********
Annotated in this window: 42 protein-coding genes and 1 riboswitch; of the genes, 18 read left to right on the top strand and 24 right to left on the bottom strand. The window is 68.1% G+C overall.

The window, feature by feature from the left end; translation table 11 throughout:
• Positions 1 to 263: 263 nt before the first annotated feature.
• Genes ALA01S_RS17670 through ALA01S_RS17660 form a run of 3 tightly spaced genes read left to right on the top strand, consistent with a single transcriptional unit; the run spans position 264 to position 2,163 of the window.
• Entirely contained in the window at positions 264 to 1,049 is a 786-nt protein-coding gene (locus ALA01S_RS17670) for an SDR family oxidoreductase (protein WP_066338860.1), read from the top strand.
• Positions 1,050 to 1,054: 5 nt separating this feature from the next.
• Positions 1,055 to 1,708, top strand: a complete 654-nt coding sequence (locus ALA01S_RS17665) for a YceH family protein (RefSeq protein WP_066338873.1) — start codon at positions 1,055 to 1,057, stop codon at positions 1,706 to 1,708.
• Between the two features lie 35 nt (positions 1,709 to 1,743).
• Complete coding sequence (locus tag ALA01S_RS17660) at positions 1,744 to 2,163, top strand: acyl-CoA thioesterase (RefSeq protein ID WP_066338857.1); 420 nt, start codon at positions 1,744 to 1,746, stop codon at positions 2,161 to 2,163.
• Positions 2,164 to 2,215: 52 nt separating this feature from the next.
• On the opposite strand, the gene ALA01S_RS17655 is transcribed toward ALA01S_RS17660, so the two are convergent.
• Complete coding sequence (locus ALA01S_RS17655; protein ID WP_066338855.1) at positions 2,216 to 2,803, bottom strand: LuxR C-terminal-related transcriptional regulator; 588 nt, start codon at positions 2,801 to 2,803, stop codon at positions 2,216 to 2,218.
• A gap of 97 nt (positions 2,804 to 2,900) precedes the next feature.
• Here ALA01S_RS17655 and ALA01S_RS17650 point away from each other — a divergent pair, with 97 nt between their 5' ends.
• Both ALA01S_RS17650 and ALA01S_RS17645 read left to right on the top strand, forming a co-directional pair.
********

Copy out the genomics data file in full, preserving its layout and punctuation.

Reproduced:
Annotated in this window: 42 protein-coding genes and 1 riboswitch; of the genes, 18 read left to right on the top strand and 24 right to left on the bottom strand. The window is 68.1% G+C overall.

The window, feature by feature from the left end; translation table 11 throughout:
• Positions 1 to 263: 263 nt before the first annotated feature.
• Genes ALA01S_RS17670 through ALA01S_RS17660 form a run of 3 tightly spaced genes read left to right on the top strand, consistent with a single transcriptional unit; the run spans position 264 to position 2,163 of the window.
• Entirely contained in the window at positions 264 to 1,049 is a 786-nt protein-coding gene (locus ALA01S_RS17670) for an SDR family oxidoreductase (protein WP_066338860.1), read from the top strand.
• Positions 1,050 to 1,054: 5 nt separating this feature from the next.
• Positions 1,055 to 1,708, top strand: a complete 654-nt coding sequence (locus ALA01S_RS17665) for a YceH family protein (RefSeq protein WP_066338873.1) — start codon at positions 1,055 to 1,057, stop codon at positions 1,706 to 1,708.
• Between the two features lie 35 nt (positions 1,709 to 1,743).
• Complete coding sequence (locus tag ALA01S_RS17660) at positions 1,744 to 2,163, top strand: acyl-CoA thioesterase (RefSeq protein ID WP_066338857.1); 420 nt, start codon at positions 1,744 to 1,746, stop codon at positions 2,161 to 2,163.
• Positions 2,164 to 2,215: 52 nt separating this feature from the next.
• On the opposite strand, the gene ALA01S_RS17655 is transcribed toward ALA01S_RS17660, so the two are convergent.
• Complete coding sequence (locus ALA01S_RS17655; protein ID WP_066338855.1) at positions 2,216 to 2,803, bottom strand: LuxR C-terminal-related transcriptional regulator; 588 nt, start codon at positions 2,801 to 2,803, stop codon at positions 2,216 to 2,218.
• A gap of 97 nt (positions 2,804 to 2,900) precedes the next feature.
• Here ALA01S_RS17655 and ALA01S_RS17650 point away from each other — a divergent pair, with 97 nt between their 5' ends.
• Both ALA01S_RS17650 and ALA01S_RS17645 read left to right on the top strand, forming a co-directional pair.